Aili and Derek were getting married that summer, too. Karen and Conrad were paying for Aili’s wedding, so they couldn’t help with ours. Karen had suggested we have a double wedding. I told her that didn’t seem very fair to Aili, who I thought deserved her own wedding. I said we could have separate weddings on the same day and share a reception. IF Aili was agreeable to it. If Aili wasn’t ok with it then I wouldn’t go along. I was right; Aili wanted her own wedding, and I don’t blame her. She and Derek got married in June.
Bram and I were in their wedding and Derek and Aili were in ours. I made all the bridesmaids dresses for Aili’s wedding. I was going to make Aili’s dress, but we couldn’t find fabric we liked. My own wedding dress was silver with a bodice to match the vests. I was still opposed to wearing white and I didn’t want a veil. Karen and I argued about the veil. I wouldn’t budge. Aili was wearing a veil; Karen would have to be satisfied with that. Farrah made me a delicate wire and ribbon tiara to wear.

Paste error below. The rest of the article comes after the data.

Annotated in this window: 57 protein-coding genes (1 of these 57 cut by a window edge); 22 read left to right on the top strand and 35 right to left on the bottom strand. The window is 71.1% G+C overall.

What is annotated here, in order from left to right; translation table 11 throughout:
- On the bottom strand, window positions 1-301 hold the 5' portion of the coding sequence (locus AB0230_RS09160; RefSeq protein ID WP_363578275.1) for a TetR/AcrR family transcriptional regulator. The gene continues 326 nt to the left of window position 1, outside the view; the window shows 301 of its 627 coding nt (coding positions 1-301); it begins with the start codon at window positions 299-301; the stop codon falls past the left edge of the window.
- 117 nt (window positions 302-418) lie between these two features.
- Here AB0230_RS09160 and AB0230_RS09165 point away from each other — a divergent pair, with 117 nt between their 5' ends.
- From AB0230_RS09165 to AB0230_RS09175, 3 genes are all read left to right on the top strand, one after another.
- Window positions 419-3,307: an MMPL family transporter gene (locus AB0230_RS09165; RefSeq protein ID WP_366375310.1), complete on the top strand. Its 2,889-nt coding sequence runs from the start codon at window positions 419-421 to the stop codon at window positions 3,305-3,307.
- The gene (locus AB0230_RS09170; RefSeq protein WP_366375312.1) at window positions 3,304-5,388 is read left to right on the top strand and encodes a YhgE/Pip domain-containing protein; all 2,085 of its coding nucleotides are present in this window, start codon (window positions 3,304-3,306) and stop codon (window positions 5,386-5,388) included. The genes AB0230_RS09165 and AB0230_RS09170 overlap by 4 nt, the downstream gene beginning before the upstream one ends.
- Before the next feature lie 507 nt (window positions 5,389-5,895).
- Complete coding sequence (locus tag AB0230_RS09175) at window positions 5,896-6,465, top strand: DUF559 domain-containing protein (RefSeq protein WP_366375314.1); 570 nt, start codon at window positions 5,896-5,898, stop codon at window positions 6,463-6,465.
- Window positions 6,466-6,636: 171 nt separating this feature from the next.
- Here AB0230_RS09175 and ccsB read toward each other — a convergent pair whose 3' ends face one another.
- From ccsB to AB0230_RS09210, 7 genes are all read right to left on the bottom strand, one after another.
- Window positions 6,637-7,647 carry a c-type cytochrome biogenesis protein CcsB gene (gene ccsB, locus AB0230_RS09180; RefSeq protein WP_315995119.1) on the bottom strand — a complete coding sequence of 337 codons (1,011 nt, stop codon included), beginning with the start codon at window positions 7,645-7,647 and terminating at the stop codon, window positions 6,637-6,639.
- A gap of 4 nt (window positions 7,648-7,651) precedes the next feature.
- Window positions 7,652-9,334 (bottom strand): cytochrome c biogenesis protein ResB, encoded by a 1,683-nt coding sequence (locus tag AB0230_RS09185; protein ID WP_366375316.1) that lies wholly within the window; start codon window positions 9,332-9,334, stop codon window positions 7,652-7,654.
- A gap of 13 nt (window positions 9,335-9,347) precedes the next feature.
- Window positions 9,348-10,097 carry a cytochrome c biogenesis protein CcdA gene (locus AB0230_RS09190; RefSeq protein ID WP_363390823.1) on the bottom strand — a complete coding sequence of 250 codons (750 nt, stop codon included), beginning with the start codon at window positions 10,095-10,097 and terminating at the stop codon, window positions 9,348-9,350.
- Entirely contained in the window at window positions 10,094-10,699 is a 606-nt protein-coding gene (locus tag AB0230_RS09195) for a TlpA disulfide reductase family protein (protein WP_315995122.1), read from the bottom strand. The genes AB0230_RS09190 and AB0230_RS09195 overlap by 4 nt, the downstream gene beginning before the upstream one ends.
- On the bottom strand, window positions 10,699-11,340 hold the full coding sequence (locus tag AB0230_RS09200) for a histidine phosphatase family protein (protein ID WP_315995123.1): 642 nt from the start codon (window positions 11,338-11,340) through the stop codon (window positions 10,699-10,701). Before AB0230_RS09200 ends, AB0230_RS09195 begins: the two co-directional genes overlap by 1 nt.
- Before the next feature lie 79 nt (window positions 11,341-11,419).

Bram and I were to have our second wedding the weekend after summer theatre ended. Instead of staying with either of our families, we asked for rooms in the dorms. We lived on sandwiches for most of the summer, supplemented by Monday Night pizza with Bram’s family and Sunday dinners with mine.
Tonia found out I’d invited Nita to my wedding and she was furious. She wanted me to take back the invitation, to call Nita and tell her she couldn’t come. I refused; I told Tonia I wanted my grandparents there. Tonia wanted to know how I could invite Nita after what Nita had done to Tonia at Faith’s funeral. I still didn’t know what Nita had done so I asked, which only enraged Tonia more. She started shouting and crying, saying I obviously didn’t care about her if I couldn’t remember what Nita had done. She said if I loved her, I’d tell Nita not to come.